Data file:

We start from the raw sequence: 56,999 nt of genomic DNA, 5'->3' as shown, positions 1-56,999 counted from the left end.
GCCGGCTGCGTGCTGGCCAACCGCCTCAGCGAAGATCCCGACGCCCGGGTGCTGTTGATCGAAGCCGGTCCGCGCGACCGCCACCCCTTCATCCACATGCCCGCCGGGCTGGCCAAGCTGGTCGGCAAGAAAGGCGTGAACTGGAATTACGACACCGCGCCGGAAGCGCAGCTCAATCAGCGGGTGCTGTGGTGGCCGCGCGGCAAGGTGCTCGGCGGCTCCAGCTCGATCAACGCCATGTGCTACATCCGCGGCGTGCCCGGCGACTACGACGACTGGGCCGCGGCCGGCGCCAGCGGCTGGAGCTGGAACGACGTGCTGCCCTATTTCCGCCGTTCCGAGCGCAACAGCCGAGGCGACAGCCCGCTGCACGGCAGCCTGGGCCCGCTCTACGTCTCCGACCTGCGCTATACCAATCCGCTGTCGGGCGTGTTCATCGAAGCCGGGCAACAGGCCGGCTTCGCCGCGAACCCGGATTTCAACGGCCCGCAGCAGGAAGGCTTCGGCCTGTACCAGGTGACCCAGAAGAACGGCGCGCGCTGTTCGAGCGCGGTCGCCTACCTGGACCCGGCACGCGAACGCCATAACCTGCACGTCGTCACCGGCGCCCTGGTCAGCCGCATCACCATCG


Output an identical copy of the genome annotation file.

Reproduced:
We start from the raw sequence: 56,999 nt of genomic DNA, 5'->3' as shown, positions 1-56,999 counted from the left end.
GCCGGCTGCGTGCTGGCCAACCGCCTCAGCGAAGATCCCGACGCCCGGGTGCTGTTGATCGAAGCCGGTCCGCGCGACCGCCACCCCTTCATCCACATGCCCGCCGGGCTGGCCAAGCTGGTCGGCAAGAAAGGCGTGAACTGGAATTACGACACCGCGCCGGAAGCGCAGCTCAATCAGCGGGTGCTGTGGTGGCCGCGCGGCAAGGTGCTCGGCGGCTCCAGCTCGATCAACGCCATGTGCTACATCCGCGGCGTGCCCGGCGACTACGACGACTGGGCCGCGGCCGGCGCCAGCGGCTGGAGCTGGAACGACGTGCTGCCCTATTTCCGCCGTTCCGAGCGCAACAGCCGAGGCGACAGCCCGCTGCACGGCAGCCTGGGCCCGCTCTACGTCTCCGACCTGCGCTATACCAATCCGCTGTCGGGCGTGTTCATCGAAGCCGGGCAACAGGCCGGCTTCGCCGCGAACCCGGATTTCAACGGCCCGCAGCAGGAAGGCTTCGGCCTGTACCAGGTGACCCAGAAGAACGGCGCGCGCTGTTCGAGCGCGGTCGCCTACCTGGACCCGGCACGCGAACGCCATAACCTGCACGTCGTCACCGGCGCCCTGGTCAGCCGCATCACCATCG